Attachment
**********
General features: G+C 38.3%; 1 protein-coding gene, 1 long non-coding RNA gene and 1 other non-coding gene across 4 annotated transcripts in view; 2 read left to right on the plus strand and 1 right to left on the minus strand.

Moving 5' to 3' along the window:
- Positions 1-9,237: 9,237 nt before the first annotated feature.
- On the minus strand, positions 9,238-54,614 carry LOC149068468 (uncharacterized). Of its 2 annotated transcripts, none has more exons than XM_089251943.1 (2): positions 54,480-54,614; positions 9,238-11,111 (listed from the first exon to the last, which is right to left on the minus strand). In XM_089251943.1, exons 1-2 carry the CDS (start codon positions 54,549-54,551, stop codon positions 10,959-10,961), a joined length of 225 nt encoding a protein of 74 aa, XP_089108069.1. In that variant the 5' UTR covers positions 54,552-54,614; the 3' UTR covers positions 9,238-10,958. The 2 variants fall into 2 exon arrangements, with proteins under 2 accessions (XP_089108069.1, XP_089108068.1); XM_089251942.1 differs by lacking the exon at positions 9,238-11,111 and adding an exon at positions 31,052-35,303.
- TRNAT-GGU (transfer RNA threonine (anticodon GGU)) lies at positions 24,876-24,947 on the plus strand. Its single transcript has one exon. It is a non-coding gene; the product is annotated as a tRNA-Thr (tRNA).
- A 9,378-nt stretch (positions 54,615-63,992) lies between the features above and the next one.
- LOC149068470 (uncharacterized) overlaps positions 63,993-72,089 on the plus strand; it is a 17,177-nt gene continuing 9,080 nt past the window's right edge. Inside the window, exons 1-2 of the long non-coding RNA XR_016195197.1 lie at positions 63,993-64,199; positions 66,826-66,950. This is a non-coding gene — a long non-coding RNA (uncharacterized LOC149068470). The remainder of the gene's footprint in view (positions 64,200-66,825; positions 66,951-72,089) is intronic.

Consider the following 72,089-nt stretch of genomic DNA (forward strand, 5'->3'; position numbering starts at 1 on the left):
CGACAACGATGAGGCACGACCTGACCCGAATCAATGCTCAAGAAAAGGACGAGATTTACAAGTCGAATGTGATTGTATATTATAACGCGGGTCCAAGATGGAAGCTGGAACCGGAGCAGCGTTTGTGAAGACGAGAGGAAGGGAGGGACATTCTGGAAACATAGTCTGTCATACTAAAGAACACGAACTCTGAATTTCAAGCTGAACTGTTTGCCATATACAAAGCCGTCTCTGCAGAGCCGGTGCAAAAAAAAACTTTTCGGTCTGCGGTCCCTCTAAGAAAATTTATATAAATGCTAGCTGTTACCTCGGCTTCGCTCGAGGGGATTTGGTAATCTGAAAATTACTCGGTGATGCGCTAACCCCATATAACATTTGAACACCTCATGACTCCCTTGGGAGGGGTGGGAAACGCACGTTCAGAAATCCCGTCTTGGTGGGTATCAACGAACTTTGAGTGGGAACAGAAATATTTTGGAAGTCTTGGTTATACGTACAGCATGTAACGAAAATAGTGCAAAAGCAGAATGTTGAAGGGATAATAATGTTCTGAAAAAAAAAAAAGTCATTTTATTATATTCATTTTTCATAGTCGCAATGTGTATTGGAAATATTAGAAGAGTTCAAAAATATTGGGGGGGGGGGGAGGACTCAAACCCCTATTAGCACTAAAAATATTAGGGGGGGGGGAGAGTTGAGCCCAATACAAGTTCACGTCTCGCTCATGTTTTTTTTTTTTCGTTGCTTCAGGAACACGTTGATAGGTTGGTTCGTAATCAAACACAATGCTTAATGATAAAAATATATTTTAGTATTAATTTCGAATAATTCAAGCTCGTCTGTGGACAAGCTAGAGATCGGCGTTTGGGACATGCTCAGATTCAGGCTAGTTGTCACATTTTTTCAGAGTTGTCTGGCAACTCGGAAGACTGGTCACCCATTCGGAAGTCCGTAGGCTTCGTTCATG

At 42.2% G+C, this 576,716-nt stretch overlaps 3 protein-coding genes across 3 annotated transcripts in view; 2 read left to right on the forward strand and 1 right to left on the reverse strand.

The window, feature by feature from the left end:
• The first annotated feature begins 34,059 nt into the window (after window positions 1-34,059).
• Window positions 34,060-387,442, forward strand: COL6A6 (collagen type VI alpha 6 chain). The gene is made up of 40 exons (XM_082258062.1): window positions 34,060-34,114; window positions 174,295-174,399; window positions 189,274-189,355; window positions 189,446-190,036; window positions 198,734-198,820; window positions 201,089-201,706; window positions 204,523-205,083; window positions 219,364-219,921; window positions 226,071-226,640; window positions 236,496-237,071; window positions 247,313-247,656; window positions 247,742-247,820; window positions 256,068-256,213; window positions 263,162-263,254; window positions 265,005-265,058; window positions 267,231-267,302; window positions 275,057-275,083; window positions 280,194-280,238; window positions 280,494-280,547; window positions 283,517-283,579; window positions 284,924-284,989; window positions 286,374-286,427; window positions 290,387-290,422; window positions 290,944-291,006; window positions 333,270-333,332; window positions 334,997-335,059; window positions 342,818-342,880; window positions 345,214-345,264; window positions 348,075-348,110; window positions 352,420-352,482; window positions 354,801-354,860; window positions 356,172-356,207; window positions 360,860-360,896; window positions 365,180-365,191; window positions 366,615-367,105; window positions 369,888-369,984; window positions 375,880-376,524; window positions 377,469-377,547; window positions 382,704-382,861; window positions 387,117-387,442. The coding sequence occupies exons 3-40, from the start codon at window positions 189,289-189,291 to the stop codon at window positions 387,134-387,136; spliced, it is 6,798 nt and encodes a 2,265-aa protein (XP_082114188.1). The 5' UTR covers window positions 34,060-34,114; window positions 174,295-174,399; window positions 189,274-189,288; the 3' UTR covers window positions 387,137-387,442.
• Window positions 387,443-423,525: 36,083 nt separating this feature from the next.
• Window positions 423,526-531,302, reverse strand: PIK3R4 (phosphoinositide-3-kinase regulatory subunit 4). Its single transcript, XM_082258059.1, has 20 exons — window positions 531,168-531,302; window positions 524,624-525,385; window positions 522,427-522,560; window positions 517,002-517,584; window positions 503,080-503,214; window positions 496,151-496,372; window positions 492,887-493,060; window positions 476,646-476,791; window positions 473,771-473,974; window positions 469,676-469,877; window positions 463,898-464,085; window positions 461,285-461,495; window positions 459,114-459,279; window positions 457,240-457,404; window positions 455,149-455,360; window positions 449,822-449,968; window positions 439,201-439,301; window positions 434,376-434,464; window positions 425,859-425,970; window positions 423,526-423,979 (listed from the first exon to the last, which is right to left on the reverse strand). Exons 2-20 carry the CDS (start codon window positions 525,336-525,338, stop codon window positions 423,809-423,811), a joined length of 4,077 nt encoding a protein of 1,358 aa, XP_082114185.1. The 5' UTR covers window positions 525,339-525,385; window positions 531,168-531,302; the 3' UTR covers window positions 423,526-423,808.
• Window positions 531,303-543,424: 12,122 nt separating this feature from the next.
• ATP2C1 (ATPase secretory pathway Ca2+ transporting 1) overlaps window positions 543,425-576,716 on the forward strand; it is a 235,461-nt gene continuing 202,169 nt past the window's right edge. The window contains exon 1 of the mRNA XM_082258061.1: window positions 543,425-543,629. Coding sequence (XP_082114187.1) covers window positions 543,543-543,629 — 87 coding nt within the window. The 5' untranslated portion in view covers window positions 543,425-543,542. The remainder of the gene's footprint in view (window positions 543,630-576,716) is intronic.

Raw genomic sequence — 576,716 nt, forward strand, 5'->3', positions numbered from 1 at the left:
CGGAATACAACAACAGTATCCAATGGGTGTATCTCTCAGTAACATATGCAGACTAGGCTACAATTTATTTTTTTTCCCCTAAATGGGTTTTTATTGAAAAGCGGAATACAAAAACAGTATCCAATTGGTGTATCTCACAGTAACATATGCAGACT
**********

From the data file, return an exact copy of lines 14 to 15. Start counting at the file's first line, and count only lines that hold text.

• Window positions 387,443-423,525: 36,083 nt separating this feature from the next.
• Window positions 423,526-531,302, reverse strand: PIK3R4 (phosphoinositide-3-kinase regulatory subunit 4). Its single transcript, XM_082258059.1, has 20 exons — window positions 531,168-531,302; window positions 524,624-525,385; window positions 522,427-522,560; window positions 517,002-517,584; window positions 503,080-503,214; window positions 496,151-496,372; window positions 492,887-493,060; window positions 476,646-476,791; window positions 473,771-473,974; window positions 469,676-469,877; window positions 463,898-464,085; window positions 461,285-461,495; window positions 459,114-459,279; window positions 457,240-457,404; window positions 455,149-455,360; window positions 449,822-449,968; window positions 439,201-439,301; window positions 434,376-434,464; window positions 425,859-425,970; window positions 423,526-423,979 (listed from the first exon to the last, which is right to left on the reverse strand). Exons 2-20 carry the CDS (start codon window positions 525,336-525,338, stop codon window positions 423,809-423,811), a joined length of 4,077 nt encoding a protein of 1,358 aa, XP_082114185.1. The 5' UTR covers window positions 525,339-525,385; window positions 531,168-531,302; the 3' UTR covers window positions 423,526-423,808.